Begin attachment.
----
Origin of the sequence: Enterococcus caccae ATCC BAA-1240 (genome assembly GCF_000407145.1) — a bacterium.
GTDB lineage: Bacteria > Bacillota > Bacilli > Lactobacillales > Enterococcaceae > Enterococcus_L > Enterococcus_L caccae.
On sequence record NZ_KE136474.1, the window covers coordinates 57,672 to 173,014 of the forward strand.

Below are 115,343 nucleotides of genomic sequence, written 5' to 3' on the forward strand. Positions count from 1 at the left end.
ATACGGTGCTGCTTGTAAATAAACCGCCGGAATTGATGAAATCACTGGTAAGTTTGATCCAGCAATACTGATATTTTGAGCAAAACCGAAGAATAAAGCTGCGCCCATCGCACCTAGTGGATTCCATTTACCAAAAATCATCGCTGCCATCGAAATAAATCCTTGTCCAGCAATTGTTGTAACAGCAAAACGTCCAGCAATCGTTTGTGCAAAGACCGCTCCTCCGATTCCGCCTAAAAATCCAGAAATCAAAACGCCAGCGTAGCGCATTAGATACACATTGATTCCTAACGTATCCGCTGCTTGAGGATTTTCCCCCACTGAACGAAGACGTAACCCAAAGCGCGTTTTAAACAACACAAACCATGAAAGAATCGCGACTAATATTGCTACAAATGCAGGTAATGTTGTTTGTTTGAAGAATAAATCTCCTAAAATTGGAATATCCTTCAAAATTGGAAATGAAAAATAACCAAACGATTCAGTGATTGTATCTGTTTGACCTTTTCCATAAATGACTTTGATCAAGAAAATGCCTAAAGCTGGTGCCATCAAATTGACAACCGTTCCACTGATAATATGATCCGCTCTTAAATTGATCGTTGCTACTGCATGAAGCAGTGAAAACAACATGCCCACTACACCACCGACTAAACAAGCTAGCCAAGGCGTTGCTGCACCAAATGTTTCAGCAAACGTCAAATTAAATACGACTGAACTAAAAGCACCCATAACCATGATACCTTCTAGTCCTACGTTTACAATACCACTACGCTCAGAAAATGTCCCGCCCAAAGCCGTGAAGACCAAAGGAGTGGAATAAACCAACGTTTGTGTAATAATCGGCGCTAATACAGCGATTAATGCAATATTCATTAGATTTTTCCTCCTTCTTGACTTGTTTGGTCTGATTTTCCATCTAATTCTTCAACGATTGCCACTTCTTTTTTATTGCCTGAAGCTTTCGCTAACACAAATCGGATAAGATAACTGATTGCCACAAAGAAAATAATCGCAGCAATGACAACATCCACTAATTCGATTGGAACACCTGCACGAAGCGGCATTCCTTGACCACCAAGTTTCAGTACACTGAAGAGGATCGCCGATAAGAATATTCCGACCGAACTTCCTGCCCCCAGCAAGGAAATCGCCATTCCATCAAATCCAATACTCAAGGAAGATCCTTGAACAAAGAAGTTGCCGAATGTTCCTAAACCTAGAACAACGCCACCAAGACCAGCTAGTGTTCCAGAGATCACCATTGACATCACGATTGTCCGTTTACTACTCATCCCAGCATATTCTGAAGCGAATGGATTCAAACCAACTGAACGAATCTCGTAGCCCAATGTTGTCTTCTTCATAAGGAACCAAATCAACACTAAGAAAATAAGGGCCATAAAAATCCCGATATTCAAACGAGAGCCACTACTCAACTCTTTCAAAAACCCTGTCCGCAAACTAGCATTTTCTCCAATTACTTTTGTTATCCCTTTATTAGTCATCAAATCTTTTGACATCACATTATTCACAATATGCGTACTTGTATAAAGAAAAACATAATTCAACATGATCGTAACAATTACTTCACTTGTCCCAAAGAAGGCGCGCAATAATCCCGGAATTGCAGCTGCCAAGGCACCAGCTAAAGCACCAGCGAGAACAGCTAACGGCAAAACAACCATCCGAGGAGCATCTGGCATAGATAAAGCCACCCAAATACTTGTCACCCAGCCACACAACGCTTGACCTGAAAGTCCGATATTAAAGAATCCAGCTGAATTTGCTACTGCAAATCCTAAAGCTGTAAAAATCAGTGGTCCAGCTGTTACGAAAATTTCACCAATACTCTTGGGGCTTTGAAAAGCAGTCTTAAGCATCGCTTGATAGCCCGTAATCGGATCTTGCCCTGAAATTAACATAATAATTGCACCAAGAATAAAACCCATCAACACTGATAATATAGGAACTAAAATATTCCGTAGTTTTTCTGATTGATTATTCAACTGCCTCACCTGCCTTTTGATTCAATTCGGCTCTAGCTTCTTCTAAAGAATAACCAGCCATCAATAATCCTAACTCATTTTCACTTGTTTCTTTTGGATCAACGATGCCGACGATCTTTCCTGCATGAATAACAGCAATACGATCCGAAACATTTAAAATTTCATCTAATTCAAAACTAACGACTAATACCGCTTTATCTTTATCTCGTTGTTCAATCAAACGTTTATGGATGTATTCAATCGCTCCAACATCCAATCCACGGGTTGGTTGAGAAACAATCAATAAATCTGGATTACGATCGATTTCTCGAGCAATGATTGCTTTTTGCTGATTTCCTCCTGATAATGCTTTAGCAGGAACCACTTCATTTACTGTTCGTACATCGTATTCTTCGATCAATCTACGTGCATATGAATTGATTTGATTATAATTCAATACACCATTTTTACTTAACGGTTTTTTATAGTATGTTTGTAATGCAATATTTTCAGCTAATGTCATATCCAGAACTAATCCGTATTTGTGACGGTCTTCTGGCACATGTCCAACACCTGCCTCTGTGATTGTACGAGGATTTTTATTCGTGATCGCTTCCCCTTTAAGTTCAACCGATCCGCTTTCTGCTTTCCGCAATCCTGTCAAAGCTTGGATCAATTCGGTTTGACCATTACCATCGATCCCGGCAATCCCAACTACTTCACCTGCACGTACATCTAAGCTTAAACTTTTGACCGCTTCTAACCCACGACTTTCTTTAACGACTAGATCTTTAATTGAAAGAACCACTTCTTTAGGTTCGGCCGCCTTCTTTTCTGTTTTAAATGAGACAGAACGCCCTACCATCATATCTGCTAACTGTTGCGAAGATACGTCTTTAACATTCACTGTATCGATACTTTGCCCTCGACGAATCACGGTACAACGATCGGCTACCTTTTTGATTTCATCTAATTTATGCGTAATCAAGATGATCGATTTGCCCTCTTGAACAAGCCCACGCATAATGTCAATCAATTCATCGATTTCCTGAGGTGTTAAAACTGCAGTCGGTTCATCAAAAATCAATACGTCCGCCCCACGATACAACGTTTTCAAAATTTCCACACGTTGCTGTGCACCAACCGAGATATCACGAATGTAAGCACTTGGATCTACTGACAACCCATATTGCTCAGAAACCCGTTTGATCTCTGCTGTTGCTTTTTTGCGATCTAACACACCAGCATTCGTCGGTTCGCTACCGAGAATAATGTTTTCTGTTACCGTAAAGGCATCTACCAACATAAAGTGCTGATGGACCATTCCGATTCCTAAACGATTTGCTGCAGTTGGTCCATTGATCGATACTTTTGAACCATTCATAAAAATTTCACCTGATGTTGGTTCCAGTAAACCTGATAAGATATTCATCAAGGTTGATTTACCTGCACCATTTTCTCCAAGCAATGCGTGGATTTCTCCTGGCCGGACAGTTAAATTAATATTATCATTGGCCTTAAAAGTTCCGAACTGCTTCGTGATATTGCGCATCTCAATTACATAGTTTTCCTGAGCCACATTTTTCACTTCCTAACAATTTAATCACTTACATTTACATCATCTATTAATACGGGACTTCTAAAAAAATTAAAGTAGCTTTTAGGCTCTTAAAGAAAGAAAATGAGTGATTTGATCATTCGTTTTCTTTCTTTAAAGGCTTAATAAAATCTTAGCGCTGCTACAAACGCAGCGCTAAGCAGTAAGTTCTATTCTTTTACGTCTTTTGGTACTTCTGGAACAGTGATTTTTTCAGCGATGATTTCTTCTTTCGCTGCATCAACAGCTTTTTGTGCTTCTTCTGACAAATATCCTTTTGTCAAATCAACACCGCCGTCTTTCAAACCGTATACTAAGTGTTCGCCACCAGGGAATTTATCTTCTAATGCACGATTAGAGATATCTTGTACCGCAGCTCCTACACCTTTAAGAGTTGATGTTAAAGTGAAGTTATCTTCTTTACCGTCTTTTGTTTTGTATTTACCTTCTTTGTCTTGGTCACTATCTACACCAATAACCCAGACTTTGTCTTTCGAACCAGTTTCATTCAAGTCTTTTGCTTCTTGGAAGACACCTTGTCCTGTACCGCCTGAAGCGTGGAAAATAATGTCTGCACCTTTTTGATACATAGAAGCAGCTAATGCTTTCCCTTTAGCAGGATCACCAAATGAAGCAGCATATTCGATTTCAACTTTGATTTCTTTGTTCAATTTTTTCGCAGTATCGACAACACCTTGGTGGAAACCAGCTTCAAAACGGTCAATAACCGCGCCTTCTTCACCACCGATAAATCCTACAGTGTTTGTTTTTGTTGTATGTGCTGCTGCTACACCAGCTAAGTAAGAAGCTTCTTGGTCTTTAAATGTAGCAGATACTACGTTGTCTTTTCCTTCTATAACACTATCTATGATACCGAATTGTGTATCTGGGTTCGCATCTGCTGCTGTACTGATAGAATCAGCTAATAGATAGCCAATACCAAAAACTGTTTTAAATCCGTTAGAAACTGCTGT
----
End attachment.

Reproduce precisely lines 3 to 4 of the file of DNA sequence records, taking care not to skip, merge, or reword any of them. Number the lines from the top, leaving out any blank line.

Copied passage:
On sequence record NZ_KE136474.1, the window covers coordinates 57,672 to 173,014 of the forward strand.

Below are 115,343 nucleotides of genomic sequence, written 5' to 3' on the forward strand. Positions count from 1 at the left end.